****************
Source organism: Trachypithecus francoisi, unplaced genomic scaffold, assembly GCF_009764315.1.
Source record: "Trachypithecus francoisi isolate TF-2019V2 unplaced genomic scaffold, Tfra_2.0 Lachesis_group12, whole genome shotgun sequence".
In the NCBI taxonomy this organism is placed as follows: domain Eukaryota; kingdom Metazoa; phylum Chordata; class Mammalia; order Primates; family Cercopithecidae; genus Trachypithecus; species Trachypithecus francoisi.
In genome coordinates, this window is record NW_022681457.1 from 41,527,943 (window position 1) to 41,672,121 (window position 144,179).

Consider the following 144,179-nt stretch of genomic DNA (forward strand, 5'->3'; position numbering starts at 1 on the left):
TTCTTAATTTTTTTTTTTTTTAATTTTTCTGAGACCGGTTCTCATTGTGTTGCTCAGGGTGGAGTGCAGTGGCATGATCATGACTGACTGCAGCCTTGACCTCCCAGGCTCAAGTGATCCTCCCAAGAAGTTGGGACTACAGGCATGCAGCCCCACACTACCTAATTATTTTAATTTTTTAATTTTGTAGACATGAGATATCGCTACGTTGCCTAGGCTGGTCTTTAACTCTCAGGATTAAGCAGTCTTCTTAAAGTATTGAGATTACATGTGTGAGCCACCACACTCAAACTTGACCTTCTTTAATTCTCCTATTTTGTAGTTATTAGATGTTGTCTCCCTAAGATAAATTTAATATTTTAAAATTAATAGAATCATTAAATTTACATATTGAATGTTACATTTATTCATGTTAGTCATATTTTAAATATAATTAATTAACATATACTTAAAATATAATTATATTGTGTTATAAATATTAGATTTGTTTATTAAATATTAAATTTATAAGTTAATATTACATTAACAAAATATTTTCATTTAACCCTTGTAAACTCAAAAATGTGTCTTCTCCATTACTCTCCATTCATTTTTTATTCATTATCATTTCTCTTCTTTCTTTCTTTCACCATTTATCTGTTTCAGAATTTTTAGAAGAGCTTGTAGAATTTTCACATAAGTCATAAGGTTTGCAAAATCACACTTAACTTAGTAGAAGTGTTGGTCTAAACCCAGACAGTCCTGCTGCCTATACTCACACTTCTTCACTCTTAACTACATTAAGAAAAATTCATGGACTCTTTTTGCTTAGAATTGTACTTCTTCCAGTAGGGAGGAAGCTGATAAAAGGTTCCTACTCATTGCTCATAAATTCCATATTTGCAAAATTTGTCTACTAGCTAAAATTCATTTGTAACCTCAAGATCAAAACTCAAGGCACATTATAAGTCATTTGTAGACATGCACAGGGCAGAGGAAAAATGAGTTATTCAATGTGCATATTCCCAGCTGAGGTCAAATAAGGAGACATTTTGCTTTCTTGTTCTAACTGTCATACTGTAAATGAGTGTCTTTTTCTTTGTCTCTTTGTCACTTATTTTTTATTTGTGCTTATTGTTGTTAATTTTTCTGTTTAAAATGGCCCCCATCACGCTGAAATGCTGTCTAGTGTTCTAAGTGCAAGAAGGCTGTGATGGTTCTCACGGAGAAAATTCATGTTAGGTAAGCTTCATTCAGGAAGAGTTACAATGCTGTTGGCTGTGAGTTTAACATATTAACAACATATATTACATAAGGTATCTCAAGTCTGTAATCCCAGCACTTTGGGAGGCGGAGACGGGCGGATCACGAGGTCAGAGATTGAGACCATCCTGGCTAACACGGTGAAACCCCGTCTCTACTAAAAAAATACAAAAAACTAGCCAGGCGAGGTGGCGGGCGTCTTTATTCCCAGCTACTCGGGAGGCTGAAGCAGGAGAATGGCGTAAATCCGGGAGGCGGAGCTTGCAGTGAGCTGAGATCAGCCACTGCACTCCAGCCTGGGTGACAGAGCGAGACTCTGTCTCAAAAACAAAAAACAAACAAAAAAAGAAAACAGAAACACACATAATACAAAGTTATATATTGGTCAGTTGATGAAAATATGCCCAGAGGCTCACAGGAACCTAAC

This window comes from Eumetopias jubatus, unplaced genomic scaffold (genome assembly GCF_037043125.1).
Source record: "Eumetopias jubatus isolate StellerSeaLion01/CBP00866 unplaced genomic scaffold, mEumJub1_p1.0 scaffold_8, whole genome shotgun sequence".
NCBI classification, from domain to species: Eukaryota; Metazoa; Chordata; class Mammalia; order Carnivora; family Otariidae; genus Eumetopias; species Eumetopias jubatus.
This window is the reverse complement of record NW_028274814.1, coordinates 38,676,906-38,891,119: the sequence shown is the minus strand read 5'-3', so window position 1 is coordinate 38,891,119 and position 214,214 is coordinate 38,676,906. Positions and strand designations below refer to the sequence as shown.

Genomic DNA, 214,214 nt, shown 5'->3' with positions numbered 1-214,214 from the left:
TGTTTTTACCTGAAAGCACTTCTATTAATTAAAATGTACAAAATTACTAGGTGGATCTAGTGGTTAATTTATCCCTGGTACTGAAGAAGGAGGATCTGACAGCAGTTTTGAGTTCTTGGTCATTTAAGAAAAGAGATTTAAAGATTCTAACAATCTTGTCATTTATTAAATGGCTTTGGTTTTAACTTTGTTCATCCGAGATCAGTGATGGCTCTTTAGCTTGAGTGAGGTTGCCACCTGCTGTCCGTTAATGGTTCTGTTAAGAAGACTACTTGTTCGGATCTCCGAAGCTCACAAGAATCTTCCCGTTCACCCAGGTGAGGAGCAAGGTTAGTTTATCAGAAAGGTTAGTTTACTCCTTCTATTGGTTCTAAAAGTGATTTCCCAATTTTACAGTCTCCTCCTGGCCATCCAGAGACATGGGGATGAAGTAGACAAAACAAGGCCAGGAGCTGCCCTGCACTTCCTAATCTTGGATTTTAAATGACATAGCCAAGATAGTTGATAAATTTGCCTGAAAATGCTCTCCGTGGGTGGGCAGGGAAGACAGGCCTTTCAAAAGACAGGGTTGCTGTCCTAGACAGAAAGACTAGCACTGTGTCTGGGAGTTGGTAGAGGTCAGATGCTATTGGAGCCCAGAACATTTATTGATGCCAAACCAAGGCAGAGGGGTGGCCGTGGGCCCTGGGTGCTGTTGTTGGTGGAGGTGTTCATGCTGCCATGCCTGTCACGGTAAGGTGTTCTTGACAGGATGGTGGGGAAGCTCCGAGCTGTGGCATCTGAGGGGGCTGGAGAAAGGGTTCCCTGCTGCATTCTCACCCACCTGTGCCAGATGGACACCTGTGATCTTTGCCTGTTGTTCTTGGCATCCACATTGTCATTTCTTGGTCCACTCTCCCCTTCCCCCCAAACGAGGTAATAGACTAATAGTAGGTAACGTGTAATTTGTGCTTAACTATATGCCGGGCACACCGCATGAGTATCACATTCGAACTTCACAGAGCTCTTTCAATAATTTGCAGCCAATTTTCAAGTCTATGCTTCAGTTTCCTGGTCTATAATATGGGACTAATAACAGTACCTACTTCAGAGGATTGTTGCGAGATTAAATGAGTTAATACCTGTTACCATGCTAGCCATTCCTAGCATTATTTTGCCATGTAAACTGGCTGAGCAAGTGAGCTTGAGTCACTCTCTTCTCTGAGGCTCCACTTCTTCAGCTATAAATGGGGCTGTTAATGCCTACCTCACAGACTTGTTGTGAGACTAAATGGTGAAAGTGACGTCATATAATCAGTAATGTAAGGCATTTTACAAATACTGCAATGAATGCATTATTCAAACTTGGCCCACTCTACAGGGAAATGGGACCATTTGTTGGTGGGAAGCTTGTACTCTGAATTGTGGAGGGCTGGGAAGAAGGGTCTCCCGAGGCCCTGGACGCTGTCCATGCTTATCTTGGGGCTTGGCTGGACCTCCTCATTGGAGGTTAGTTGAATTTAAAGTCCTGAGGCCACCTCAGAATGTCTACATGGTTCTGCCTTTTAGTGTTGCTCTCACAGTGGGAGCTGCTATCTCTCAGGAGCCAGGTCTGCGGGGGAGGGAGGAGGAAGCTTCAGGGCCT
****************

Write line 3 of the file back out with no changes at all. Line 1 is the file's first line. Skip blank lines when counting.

In the NCBI taxonomy this organism is placed as follows: domain Eukaryota; kingdom Metazoa; phylum Chordata; class Mammalia; order Primates; family Cercopithecidae; genus Trachypithecus; species Trachypithecus francoisi.